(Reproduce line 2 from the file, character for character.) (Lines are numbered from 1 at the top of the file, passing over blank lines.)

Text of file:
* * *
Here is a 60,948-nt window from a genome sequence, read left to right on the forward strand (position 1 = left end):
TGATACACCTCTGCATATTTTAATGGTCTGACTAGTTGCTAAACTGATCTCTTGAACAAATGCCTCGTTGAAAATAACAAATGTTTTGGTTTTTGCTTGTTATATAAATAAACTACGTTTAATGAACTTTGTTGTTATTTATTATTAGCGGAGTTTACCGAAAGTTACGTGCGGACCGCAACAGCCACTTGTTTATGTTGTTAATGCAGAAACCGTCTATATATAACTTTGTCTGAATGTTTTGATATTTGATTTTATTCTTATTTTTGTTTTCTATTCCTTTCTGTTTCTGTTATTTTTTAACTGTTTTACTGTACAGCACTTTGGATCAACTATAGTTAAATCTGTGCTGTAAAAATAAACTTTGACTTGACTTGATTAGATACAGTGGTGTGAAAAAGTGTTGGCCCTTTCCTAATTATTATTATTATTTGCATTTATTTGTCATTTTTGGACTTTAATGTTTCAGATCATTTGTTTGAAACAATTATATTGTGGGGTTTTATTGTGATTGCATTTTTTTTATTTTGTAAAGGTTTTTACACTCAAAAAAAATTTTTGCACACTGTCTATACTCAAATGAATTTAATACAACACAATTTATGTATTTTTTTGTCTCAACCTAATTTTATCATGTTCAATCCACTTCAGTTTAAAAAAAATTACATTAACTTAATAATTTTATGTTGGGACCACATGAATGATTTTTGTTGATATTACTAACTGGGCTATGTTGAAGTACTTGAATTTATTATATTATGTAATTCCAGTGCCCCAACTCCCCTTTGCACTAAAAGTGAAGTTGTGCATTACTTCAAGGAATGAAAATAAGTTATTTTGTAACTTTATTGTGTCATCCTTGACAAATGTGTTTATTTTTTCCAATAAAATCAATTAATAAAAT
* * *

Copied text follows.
TGATACACCTCTGCATATTTTAATGGTCTGACTAGTTGCTAAACTGATCTCTTGAACAAATGCCTCGTTGAAAATAACAAATGTTTTGGTTTTTGCTTGTTATATAAATAAACTACGTTTAATGAACTTTGTTGTTATTTATTATTAGCGGAGTTTACCGAAAGTTACGTGCGGACCGCAACAGCCACTTGTTTATGTTGTTAATGCAGAAACCGTCTATATATAACTTTGTCTGAATGTTTTGATATTTGATTTTATTCTTATTTTTGTTTTCTATTCCTTTCTGTTTCTGTTATTTTTTAACTGTTTTACTGTACAGCACTTTGGATCAACTATAGTTAAATCTGTGCTGTAAAAATAAACTTTGACTTGACTTGATTAGATACAGTGGTGTGAAAAAGTGTTGGCCCTTTCCTAATTATTATTATTATTTGCATTTATTTGTCATTTTTGGACTTTAATGTTTCAGATCATTTGTTTGAAACAATTATATTGTGGGGTTTTATTGTGATTGCATTTTTTTTATTTTGTAAAGGTTTTTACACTCAAAAAAAATTTTTGCACACTGTCTATACTCAAATGAATTTAATACAACACAATTTATGTATTTTTTTGTCTCAACCTAATTTTATCATGTTCAATCCACTTCAGTTTAAAAAAAATTACATTAACTTAATAATTTTATGTTGGGACCACATGAATGATTTTTGTTGATATTACTAACTGGGCTATGTTGAAGTACTTGAATTTATTATATTATGTAATTCCAGTGCCCCAACTCCCCTTTGCACTAAAAGTGAAGTTGTGCATTACTTCAAGGAATGAAAATAAGTTATTTTGTAACTTTATTGTGTCATCCTTGACAAATGTGTTTATTTTTTCCAATAAAATCAATTAATAAAAT